PepsiCo Pairs With VideoMining Corp. to Observe Consumer Behavior
STATE COLLEGE, Pa. -- PepsiCo is going to the videotape to increase beverages sales in convenience stores and supermarkets. To reach its goal, the beverage giant is closely observing shoppers' "path to purchase" in the stores.
"Because our products are discretionary and impulse based, we really need to understand what's going on in-store in terms of behavior," said Kent Bassett, senior director of shopper and channel insights for PepsiCo North America Beverages.
PepsiCo is working with VideoMining Corp., a provider of in-store measurement technology that automatically converts video into statistical data on the shopping process. The technology gathers data through a network of cameras placed in the store, producing a feet-on-the-floor tracking of each consumer. The network, according to a VideoMining release, also captures every "do I buy or don't I buy?" moment and relates them to sales and conversion.
The initial observations from the initiative include how Hispanic buyers differ from non-Hispanics. It has also led to a test of new equipment merchandisers and a new convenience store layout, according to the release.
"I am a big believer in methodology and technology," Bassett said.
Based upon the numbers, PepsiCo has found 59 percent of purchase decisions are made in the store; 64 percent of liquid refreshment beverage (LRB) is purchased for others; 58 percent of beverage growth is from Hispanic shoppers; and 50 percent of shoppers are aware of new products in the store.
According to Bassett, PepsiCo judges itself by four metrics: is the company bringing in more buyers; is the company increasing its conversion rate; is it increasing shopper incidence; and is the company increasing the items and dollars? These metrics tell PepsiCo "what exactly has to change to be successful in the marketplace," he explained.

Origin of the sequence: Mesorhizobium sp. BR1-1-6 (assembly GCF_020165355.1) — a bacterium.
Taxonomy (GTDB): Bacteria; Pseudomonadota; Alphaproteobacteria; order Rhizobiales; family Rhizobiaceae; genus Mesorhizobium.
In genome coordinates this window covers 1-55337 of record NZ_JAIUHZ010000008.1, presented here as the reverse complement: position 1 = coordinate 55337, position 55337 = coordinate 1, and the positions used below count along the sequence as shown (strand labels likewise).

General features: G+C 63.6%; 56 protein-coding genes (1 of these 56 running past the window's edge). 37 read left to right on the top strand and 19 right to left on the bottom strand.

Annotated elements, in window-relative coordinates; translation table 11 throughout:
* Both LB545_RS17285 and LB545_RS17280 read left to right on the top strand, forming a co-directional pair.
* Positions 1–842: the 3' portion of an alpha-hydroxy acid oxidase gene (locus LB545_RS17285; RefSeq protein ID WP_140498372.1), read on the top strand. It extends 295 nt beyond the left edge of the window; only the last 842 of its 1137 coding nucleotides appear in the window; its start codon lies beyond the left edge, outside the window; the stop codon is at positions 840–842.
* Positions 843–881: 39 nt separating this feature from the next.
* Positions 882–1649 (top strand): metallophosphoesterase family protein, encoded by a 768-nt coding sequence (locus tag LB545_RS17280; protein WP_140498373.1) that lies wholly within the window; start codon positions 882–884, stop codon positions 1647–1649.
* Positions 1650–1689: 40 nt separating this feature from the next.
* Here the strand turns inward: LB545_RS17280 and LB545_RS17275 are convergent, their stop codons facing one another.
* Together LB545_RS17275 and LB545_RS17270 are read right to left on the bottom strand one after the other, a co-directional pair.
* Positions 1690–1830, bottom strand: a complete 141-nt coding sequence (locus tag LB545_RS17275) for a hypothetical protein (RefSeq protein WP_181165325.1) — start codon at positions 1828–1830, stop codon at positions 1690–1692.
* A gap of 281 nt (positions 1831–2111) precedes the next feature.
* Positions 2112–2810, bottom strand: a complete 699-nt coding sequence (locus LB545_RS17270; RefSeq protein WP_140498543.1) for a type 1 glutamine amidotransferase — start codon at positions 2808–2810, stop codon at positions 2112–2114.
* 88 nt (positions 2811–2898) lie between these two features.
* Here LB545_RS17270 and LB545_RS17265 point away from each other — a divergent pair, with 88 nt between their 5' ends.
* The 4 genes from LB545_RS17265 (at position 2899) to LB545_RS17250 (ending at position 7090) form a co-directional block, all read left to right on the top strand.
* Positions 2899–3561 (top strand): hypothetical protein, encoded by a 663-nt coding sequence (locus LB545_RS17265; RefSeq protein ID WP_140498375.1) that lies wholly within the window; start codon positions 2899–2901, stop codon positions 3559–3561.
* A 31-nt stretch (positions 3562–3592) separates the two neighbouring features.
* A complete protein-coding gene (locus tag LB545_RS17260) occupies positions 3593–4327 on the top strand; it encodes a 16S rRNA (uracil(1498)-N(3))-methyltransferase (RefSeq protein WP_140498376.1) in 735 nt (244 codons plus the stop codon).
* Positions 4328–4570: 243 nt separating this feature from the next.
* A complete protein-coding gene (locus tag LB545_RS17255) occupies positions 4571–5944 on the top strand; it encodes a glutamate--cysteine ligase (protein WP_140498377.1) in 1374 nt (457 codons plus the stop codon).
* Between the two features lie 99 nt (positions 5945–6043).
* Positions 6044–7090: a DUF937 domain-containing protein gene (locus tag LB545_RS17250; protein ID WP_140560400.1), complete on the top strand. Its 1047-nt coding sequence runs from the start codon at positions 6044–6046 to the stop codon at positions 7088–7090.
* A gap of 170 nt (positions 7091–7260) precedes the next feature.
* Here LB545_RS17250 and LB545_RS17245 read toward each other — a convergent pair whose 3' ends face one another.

Using the video technology, the company can fill in the gaps found in existing data. "With IRI and Nielsen data, we can understand trip units, incidence and trips per buyer, but they fail to get us the answer of where, when and why that happens," Bassett said. "So we have to use this technology to bring new solutions to the marketplace."
In the convenience and gas channel, PepsiCo is focusing on category conversion, traffic flow and display conversion. Bassett said this is a "must-win channel" because it consists of 62 million trips and 36 million beverages sold per day. Other than gas, LRB is the top-selling product in convenience stores.
To take advantage of the unique shopping behavior in c-stores, PepsiCo is testing a three-sided display case at Rutter's Farm Stores, a c-store chain based in York, Pa. "We created this three-sided end-cap to attract traffic and impulse purchases," Bassett said. "We have to do more of these endcaps and display units to capture shoppers wherever they are in the store."
PepsiCo has also developed a "model store" that it is promoting to retailers around the country. The layout capitalizes on the impulse nature of c-store consumers.
"We are in the process of rolling it out now," he said. "We created a model store based, in part, on these shopper insights." Included are ideas for merchandising, signage and other touch points in the store.